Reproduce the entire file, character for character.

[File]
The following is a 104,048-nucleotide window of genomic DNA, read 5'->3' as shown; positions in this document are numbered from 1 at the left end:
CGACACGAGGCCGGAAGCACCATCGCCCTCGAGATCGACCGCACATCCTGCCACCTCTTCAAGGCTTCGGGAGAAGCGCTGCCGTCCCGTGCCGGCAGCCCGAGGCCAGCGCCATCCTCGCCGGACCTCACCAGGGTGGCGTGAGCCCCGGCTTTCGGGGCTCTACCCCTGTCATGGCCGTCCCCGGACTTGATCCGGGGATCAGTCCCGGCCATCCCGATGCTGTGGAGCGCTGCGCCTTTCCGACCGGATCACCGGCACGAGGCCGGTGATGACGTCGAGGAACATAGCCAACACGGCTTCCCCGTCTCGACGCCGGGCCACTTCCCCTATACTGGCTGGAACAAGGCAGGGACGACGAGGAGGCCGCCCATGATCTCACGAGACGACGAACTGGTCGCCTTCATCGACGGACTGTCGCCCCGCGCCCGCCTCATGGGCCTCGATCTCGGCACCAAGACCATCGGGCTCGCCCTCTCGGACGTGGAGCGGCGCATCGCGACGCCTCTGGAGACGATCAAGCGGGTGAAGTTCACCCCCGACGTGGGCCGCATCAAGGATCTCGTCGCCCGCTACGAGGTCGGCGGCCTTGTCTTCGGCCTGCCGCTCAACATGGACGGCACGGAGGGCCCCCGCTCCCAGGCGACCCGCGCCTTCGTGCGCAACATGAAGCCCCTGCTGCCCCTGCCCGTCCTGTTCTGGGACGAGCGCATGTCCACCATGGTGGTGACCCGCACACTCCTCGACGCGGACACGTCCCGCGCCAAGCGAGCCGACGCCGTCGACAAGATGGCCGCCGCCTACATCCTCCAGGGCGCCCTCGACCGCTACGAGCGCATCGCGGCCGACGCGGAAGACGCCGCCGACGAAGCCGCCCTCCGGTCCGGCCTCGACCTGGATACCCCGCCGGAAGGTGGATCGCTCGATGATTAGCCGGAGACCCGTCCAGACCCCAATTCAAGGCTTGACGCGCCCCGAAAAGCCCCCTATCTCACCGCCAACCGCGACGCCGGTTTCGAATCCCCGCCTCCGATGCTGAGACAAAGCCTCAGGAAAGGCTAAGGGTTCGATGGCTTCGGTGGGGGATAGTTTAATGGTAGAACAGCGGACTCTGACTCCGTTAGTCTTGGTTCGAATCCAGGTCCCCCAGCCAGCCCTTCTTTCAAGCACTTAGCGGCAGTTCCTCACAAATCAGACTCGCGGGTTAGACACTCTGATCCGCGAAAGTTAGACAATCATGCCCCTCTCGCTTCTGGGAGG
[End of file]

The following is a 104,048-nucleotide window of genomic DNA, read 5'->3' as shown; positions in this document are numbered from 1 at the left end:
CGACACGAGGCCGGAAGCACCATCGCCCTCGAGATCGACCGCACATCCTGCCACCTCTTCAAGGCTTCGGGAGAAGCGCTGCCGTCCCGTGCCGGCAGCCCGAGGCCAGCGCCATCCTCGCCGGACCTCACCAGGGTGGCGTGAGCCCCGGCTTTCGGGGCTCTACCCCTGTCATGGCCGTCCCCGGACTTGATCCGGGGATCAGTCCCGGCCATCCCGATGCTGTGGAGCGCTGCGCCTTTCCGACCGGATCACCGGCACGAGGCCGGTGATGACGTCGAGGAACATAGCCAACACGGCTTCCCCGTCTCGACGCCGGGCCACTTCCCCTATACTGGCTGGAACAAGGCAGGGACGACGAGGAGGCCGCCCATGATCTCACGAGACGACGAACTGGTCGCCTTCATCGACGGACTGTCGCCCCGCGCCCGCCTCATGGGCCTCGATCTCGGCACCAAGACCATCGGGCTCGCCCTCTCGGACGTGGAGCGGCGCATCGCGACGCCTCTGGAGACGATCAAGCGGGTGAAGTTCACCCCCGACGTGGGCCGCATCAAGGATCTCGTCGCCCGCTACGAGGTCGGCGGCCTTGTCTTCGGCCTGCCGCTCAACATGGACGGCACGGAGGGCCCCCGCTCCCAGGCGACCCGCGCCTTCGTGCGCAACATGAAGCCCCTGCTGCCCCTGCCCGTCCTGTTCTGGGACGAGCGCATGTCCACCATGGTGGTGACCCGCACACTCCTCGACGCGGACACGTCCCGCGCCAAGCGAGCCGACGCCGTCGACAAGATGGCCGCCGCCTACATCCTCCAGGGCGCCCTCGACCGCTACGAGCGCATCGCGGCCGACGCGGAAGACGCCGCCGACGAAGCCGCCCTCCGGTCCGGCCTCGACCTGGATACCCCGCCGGAAGGTGGATCGCTCGATGATTAGCCGGAGACCCGTCCAGACCCCAATTCAAGGCTTGACGCGCCCCGAAAAGCCCCCTATCTCACCGCCAACCGCGACGCCGGTTTCGAATCCCCGCCTCCGATGCTGAGACAAAGCCTCAGGAAAGGCTAAGGGTTCGATGGCTTCGGTGGGGGATAGTTTAATGGTAGAACAGCGGACTCTGACTCCGTTAGTCTTGGTTCGAATCCAGGTCCCCCAGCCAGCCCTTCTTTCAAGCACTTAGCGGCAGTTCCTCACAAATCAGACTCGCGGGTTAGACACTCTGATCCGCGAAAGTTAGACAATCATGCCCCTCTCGCTTCTGGGAGG